Lotus Elan

Import into the USA - 25 year rule and EPA

PostPost by: nwbaxter66 » Tue Aug 29, 2017 2:51 pm

A couple of the Plus 2s that I have been looking at as candidates for import into the US have Ford blocks and Lotus heads - i.e. not the original motor.

In reviewing the EPA guidelines associated with the 25 year exemption rules, it seems to apply where the car retains the original motor. [ I am also guessing that it also applies to the chassis - but that has been discussed at length and as long as the VIN/Chassis on the V5 matches that on the Lotus plate in the engine bay, that one seems to be resolved.]

My question is rather what happens if the engine number is inconsistent with that shown on the V5 and/or the Lotus plate in the engine bay?

Does this become an issue during the import process?

My guess is that if the numbers on the V5 from the DVLA can be validated to numbers existing on the car, then US Customers et al are relatively happy campers with the process?

Thanks for any information.

Nick
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PostPost by: elanfan1 » Tue Aug 29, 2017 3:18 pm

They all have Ford blocks, whether they have the original Ford block is another question altogether. If the engine no. On the V5C matches what is in the car I doubt you'd have a problem.
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PostPost by: nwbaxter66 » Tue Aug 29, 2017 3:30 pm

Thanks, I should have been more accurate re: the block definition
.
Line P5 on the V5 is marked "Engine Number" and if it doesn't match what is in the car, my assumption is that it makes sense to get the form corrected to match what is in the car before exporting.

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PostPost by: elanfan1 » Tue Aug 29, 2017 6:26 pm

The DVLA will be very awkward about that and it could take a lot of effort to get it changed. The import people won't physicality check the engine no. as they wont have a clue where to look. If you want to preserve the original chassis plate in the engine bay buy a new one off eBay and if not just get the one in the car stamped with the chassis no, and where it's normally left blank stamp in engine no. on the new or existing plate. A quick cheap and hassle free alternative. Maybe have the existing owner laminate some paper with a note in the engine bay pointing to the chassis plate. That's all they'll look for!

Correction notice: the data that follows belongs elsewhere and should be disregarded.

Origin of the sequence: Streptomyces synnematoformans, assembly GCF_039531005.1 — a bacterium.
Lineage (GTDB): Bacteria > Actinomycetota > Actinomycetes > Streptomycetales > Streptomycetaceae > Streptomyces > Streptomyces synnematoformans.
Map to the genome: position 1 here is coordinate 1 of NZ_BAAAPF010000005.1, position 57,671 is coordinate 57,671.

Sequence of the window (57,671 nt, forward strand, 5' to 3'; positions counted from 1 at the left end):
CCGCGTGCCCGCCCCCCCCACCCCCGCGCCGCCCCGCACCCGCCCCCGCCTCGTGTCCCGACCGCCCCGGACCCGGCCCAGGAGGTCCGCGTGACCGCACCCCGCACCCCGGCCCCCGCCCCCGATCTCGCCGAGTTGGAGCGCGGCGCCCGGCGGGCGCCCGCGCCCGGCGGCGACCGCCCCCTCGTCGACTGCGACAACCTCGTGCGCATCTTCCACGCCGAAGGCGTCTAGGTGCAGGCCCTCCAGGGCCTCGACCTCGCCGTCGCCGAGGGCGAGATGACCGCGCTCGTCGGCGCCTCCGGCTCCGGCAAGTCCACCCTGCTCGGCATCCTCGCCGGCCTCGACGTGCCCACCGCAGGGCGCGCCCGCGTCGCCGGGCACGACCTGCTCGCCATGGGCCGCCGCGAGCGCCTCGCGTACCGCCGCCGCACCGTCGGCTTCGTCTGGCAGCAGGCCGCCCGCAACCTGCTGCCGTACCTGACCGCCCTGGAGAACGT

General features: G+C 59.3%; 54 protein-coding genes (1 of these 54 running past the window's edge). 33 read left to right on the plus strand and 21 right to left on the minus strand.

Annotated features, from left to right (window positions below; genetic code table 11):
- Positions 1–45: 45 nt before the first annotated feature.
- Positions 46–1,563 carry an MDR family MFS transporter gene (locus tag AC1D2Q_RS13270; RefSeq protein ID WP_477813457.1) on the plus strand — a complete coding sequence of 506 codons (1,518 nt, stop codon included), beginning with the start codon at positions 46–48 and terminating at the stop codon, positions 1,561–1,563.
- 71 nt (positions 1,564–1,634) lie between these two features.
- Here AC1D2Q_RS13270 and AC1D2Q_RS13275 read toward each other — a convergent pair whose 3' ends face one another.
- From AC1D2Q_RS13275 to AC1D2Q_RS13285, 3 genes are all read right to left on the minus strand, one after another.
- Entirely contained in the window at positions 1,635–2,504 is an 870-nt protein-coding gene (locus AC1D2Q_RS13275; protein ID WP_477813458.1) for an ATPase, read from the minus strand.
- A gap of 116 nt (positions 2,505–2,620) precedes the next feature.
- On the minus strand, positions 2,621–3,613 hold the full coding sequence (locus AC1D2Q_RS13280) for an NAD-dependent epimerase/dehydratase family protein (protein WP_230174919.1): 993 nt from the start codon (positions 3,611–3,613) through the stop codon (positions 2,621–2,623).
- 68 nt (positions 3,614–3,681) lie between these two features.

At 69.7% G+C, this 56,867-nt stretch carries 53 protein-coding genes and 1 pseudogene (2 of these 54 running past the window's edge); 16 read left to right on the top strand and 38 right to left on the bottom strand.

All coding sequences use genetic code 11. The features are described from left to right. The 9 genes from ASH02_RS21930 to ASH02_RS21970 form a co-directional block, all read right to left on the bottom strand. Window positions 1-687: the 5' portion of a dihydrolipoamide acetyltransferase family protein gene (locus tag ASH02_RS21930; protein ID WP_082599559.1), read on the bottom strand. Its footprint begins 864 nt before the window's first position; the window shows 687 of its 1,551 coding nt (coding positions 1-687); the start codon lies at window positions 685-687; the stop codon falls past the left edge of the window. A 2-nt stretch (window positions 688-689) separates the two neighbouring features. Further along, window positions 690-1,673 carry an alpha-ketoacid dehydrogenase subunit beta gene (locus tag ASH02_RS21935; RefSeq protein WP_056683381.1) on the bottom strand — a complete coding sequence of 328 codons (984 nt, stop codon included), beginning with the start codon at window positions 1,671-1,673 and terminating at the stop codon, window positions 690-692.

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PostPost by: nwbaxter66 » Tue Aug 29, 2017 7:45 pm

That is a splendid idea
Thank you
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PostPost by: pharriso » Wed Aug 30, 2017 8:04 pm

nwbaxter66 wrote:My question is rather what happens if the engine number is inconsistent with that shown on the V5 and/or the Lotus plate in the engine bay?

Does this become an issue during the import process?

Thanks for any information.

Nick


When I imported my car through US customs from Canada only the Vin number was inspected.
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PostPost by: elanner » Thu Aug 31, 2017 12:04 am

My experience matches Phil's, except that I was asked to read the VIN number off the plate to the inspector, because the car was in a U-Haul truck and she didn't want to climb in and read it herself. There was no interest in the engine. :-)

I think the level of validation will be inconsistent depending on the type of entry - driving across the Canadian border through a small port of entry is likely to be less rigorous than bringing the car in on a ship through a big container port. That said, I'm sure no-one will give a fig for the engine number on a V5.

Presumably what you'll need is a proof of ownership (a bill of sale would be perfect - there are examples on the web).

I believe the issue with engines is that if, for example, the car has an engine that is 2010 technology then it will have to meet 2010 emission standards. If the car has 25 year old engine technology then there will be no emission standards to meet. And, fortunately, a modern rebuild of a vintage engine doesn't change things. The actual number of the engine is not the issue, aside from making it easier to prove that the engine is of the appropriate vintage.

It's going to take a vigilant examiner to bother to go to this extreme, but it would be worth having some proof that the engine is age appropriate to the vehicle. If push came to shove I'm not sure what this would require - pictures, workshop manual?

Somebody told me that in times past the usual dodge was to take the engine out of the car, then ship the car and the engine separately, as unrelated items. Then put it back together after arrival. ;-)

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PostPost by: nwbaxter66 » Thu Aug 31, 2017 12:39 am

Thanks very much, i think i am in a good place
Really appreciate the advice
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